I've heard the argument from young people that some do not have the means to see a professional and seek an official diagnosis. I understand this, and I pity those people because it's horrible to have to live with an illness and not get proper treatment. I fully encourage them to educate and research in order to provide self-care until they are able to get proper professional treatment. Being ableist, to me, would be telling them that there is nothing wrong with them and discouraging them from caring for themselves. What these young people do not understand is that there are serious instances of ableism out there, and they are getting angry at the wrong people.  Obviously I can only speak for myself, but it seems a lot of them almost want to have an official diagnosis. Which is fine, but they need to understand it has to be done by professional. Unfortunately the problem I seem to keep running into is that young people are picking and focusing on certain phrases and then using that to twist words. If I were to say, "I believe you can think you have a disorder, research it, provide self-care based on that research and self-advocate. However as far as an official diagnosis goes, that is something I believe is able to be put on a medical record," many would react harshly and accuse me of ableism simply because of the second part of the sentence. They would ignore that I am agreeing that they may have BPD, they would ignore my support. This makes me incredibly sad for these young people because they could do so much to help end stigma, but they are attacking the wrong people.
Another issue I have seen is accusations of me being "classist" because I have mentioned my degree. Tell me, who would know more about space? An astronaut who has been through school and training or an 18 year old who reads a lot of books about space? Obviously the astronaut. I have more experience with this disorder because I have lived with it longer. That is not ableist or classist, it's a fact. I had mentioned that I have a Master's degree in Psychology and that is part of the reason I am looking at "diagnosing" from a more professional point of view. This is not classism, and this is not me saying I am better than them. I do not have a degree because I am well off. It took me 10 years and during that time I was almost homeless, struggled to keep jobs, and dealt with many hardships. I do not understand why it is so difficult for these young people to accept a person is more knowledgeable than them. Being so does not equate to me thinking I am better than them. However, if you take someone who has no degree and has only been learning about the disorder for a year or two vs someone with an advanced degree who's officially diagnosed and has been studying the disorder for 8 years; who do you think would be more versed in it? I am more than happy to use my knowledge to help these young people, but it seems as though they are more interested in being part of some BPD clique or hurling accusations. Teaching is important, but it's impossible to teach those who do not want it.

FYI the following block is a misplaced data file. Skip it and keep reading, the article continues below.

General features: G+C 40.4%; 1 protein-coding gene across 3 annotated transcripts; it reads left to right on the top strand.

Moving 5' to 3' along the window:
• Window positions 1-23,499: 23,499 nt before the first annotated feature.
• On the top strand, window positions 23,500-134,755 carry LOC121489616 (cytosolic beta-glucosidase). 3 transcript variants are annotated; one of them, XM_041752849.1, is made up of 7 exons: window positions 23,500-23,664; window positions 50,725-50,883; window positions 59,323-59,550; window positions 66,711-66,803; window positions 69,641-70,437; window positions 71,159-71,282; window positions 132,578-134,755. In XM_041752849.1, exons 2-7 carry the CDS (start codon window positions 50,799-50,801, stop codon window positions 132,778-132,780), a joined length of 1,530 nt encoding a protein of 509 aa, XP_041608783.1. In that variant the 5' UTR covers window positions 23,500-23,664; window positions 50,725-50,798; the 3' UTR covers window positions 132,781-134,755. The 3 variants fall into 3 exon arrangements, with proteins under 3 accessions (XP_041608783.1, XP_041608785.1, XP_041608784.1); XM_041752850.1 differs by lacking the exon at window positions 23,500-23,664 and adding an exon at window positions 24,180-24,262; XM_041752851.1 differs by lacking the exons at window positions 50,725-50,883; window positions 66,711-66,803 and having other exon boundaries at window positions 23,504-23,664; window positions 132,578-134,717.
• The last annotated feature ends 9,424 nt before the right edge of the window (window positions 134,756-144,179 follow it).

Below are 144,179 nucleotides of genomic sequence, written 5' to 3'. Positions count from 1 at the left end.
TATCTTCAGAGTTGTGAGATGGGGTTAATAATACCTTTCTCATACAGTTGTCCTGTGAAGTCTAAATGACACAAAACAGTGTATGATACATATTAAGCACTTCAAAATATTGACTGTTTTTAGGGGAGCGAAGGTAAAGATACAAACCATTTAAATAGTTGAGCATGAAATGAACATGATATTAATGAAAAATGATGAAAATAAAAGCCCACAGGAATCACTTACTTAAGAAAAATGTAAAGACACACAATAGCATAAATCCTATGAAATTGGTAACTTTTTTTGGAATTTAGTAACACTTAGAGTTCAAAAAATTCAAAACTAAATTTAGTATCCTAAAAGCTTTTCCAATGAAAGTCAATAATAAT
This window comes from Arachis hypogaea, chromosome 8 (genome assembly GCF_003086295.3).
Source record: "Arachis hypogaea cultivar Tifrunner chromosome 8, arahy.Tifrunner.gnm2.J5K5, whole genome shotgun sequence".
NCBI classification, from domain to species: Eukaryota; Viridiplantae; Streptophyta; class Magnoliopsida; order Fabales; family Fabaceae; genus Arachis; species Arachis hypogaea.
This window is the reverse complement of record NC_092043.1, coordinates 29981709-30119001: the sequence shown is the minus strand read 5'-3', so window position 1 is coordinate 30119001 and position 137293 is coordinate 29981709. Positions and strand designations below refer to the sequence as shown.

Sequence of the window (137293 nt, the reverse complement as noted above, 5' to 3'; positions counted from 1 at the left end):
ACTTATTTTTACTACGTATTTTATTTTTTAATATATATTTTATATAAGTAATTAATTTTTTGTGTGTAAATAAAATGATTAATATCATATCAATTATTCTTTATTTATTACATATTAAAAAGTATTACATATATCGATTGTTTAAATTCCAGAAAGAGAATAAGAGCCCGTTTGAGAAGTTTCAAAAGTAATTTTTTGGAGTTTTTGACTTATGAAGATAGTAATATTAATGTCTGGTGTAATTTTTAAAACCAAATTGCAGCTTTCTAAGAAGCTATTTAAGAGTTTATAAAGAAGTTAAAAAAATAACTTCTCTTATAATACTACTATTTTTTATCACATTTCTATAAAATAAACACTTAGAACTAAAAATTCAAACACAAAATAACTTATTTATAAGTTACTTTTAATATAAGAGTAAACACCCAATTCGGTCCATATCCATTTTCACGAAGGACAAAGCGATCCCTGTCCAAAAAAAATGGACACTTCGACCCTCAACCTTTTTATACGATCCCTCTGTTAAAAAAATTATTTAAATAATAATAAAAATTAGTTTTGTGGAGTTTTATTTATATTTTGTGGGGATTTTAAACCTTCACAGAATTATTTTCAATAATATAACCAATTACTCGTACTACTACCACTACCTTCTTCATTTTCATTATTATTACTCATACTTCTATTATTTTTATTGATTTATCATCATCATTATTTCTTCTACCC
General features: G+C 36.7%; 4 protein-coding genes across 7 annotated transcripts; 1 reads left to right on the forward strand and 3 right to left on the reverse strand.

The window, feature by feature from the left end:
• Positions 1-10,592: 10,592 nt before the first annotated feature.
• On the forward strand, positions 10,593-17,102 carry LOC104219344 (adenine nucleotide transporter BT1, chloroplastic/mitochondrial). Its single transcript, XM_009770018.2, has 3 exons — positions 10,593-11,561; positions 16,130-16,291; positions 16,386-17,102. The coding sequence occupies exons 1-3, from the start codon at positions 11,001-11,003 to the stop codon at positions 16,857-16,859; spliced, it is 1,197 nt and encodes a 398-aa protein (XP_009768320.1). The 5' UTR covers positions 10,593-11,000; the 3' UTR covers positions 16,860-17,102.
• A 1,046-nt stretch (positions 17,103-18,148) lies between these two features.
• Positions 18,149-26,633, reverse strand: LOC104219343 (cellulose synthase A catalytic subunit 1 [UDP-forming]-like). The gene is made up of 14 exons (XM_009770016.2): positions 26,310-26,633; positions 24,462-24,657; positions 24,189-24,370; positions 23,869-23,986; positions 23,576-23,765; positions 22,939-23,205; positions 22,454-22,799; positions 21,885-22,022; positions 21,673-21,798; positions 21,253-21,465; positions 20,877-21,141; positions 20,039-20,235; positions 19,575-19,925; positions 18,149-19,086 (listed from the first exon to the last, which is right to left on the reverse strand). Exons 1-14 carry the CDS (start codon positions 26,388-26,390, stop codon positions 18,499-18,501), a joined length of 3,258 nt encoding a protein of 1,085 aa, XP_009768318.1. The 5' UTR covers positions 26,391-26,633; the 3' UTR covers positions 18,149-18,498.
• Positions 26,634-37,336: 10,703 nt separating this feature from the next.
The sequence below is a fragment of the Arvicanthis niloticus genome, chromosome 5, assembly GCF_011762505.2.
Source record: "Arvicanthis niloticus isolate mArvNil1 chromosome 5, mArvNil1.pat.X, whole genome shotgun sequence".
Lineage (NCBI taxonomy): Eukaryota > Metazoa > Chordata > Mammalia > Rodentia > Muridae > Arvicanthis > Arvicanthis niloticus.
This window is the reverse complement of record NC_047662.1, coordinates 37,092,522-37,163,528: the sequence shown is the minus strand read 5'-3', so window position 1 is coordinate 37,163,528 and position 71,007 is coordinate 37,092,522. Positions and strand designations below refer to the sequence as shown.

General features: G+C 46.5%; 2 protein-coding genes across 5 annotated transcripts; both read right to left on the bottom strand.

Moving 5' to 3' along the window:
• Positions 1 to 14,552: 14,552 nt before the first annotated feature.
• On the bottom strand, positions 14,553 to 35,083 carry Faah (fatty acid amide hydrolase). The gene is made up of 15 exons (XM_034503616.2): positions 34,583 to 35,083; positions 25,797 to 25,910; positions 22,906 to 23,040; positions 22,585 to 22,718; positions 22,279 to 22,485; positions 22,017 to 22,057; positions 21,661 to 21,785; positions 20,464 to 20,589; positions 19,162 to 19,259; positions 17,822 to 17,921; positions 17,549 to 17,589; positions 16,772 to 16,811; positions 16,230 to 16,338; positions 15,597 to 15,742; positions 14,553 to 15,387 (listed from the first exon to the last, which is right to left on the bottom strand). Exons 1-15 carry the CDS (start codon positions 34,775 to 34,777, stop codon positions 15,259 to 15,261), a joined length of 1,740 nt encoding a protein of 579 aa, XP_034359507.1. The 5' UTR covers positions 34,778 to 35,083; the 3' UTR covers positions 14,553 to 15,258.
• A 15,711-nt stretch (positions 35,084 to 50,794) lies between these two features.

Young people need to learn who is advocating for them and who is truly against them. I am the former. They must understand that as someone who has studied psychology I personally view diagnosing as an official thing done by professionals. This is not be saying I don't support their self-advocacy or their belief they have BPD. It saddens me that this is all they hear when I explain myself. Think about it this way; Let's say you came up to me limping and said, "I think my ankle is broken." I responded with, "Okay, let's get you to the hospital so we can be sure. If you can put weight on it, it may be just sprain." I am acknowledging the ankle may be broken, taking steps to help the person, but also saying they should find out for sure. I feel many of these young people would get angry if I didn't say, "yes! It's totally broken! Don't go to the Doctor's because you know for sure!" rather than seeing I was supporting them. For those who cannot get professional help for whatever reason, it would would be the difference between me saying, "Um, no you don't have BPD. You're so stupid and don't know anything!" and "I definitely see why you think you have BPD. Just be careful cause it's a difficulty disorder to diagnose. I wouldn't say it officially, but totally self-care based on your findings." Unfortunately all they hear if there's even a slight difference of opinion is, "I don't believe you." This is simply not true.
Lastly, there seems to be many young people who do not want to acknowledge that there are people out there who view BPD as a clique or trendy badge. They do not believe that people want to invade BPD spaces because they think the disorder sounds romantic. Not believing this is ignorant and these kids need to take their blinders off. Because it does happen.
Learn to read intent, learn to look past the surface. Learn who is on your side and don't push them away.